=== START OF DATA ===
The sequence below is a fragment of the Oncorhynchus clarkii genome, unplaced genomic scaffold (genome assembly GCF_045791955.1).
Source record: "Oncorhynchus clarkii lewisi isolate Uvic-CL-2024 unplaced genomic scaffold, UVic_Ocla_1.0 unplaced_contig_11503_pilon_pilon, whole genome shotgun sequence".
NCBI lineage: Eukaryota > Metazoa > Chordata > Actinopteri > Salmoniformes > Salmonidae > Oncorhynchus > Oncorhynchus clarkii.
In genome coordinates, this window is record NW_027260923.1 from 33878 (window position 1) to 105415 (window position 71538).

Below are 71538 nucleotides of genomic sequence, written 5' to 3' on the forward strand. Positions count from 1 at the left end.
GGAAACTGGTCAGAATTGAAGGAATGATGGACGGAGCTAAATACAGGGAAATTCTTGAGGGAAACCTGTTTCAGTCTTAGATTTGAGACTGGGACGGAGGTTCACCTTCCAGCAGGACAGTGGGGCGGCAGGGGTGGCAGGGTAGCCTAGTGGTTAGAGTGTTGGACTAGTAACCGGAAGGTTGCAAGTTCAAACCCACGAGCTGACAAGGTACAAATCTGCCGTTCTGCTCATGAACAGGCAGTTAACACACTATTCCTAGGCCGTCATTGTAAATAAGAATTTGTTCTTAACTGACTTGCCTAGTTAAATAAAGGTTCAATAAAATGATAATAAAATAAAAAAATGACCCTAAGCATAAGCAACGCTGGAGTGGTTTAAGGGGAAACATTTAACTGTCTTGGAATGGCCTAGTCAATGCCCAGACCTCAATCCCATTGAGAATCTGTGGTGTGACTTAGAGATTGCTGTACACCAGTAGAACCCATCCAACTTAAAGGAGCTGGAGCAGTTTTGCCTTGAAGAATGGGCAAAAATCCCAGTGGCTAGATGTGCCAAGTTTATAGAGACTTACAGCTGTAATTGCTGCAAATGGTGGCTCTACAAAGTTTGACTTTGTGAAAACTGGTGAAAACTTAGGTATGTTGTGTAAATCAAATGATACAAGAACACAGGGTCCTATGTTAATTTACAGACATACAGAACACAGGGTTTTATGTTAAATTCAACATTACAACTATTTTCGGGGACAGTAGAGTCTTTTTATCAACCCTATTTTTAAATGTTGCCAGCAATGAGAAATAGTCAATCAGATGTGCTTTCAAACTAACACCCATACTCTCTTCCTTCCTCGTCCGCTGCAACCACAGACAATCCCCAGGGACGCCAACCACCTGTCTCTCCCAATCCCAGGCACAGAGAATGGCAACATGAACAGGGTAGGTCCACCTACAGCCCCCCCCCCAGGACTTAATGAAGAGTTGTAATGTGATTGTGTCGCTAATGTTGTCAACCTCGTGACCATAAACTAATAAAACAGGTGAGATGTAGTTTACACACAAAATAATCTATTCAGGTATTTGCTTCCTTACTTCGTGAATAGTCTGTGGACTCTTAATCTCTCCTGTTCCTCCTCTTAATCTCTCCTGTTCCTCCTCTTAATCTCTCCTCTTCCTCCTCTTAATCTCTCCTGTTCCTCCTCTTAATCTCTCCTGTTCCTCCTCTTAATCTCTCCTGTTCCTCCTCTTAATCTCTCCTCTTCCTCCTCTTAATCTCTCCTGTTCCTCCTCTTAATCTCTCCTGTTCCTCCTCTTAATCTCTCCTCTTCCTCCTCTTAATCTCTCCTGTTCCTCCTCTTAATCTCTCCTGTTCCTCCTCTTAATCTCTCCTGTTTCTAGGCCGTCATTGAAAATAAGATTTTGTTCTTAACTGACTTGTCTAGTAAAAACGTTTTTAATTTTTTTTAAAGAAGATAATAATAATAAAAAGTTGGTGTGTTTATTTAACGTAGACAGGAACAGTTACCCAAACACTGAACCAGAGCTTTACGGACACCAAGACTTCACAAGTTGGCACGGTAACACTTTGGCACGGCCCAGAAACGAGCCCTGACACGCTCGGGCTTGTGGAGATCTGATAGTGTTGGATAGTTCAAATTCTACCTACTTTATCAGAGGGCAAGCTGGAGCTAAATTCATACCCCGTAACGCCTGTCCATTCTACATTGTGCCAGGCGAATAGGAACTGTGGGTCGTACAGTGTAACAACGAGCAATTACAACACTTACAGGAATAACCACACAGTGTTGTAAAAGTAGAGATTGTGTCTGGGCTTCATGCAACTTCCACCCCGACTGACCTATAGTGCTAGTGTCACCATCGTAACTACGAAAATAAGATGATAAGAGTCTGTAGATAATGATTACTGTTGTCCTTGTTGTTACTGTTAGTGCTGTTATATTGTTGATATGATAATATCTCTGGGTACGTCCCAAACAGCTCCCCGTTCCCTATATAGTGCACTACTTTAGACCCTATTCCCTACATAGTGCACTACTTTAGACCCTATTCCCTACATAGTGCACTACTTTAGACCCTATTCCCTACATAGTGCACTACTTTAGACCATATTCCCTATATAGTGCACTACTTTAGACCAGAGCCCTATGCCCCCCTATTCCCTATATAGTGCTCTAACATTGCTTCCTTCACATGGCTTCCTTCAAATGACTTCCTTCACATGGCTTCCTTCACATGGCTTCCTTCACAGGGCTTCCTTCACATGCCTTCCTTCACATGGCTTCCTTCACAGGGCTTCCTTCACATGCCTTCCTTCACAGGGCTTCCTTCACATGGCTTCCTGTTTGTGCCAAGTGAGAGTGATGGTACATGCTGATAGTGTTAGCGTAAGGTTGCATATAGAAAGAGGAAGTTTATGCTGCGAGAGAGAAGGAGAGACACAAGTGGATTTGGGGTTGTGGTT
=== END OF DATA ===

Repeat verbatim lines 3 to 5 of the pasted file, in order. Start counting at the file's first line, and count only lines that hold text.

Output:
NCBI lineage: Eukaryota > Metazoa > Chordata > Actinopteri > Salmoniformes > Salmonidae > Oncorhynchus > Oncorhynchus clarkii.
In genome coordinates, this window is record NW_027260923.1 from 33878 (window position 1) to 105415 (window position 71538).

Below are 71538 nucleotides of genomic sequence, written 5' to 3' on the forward strand. Positions count from 1 at the left end.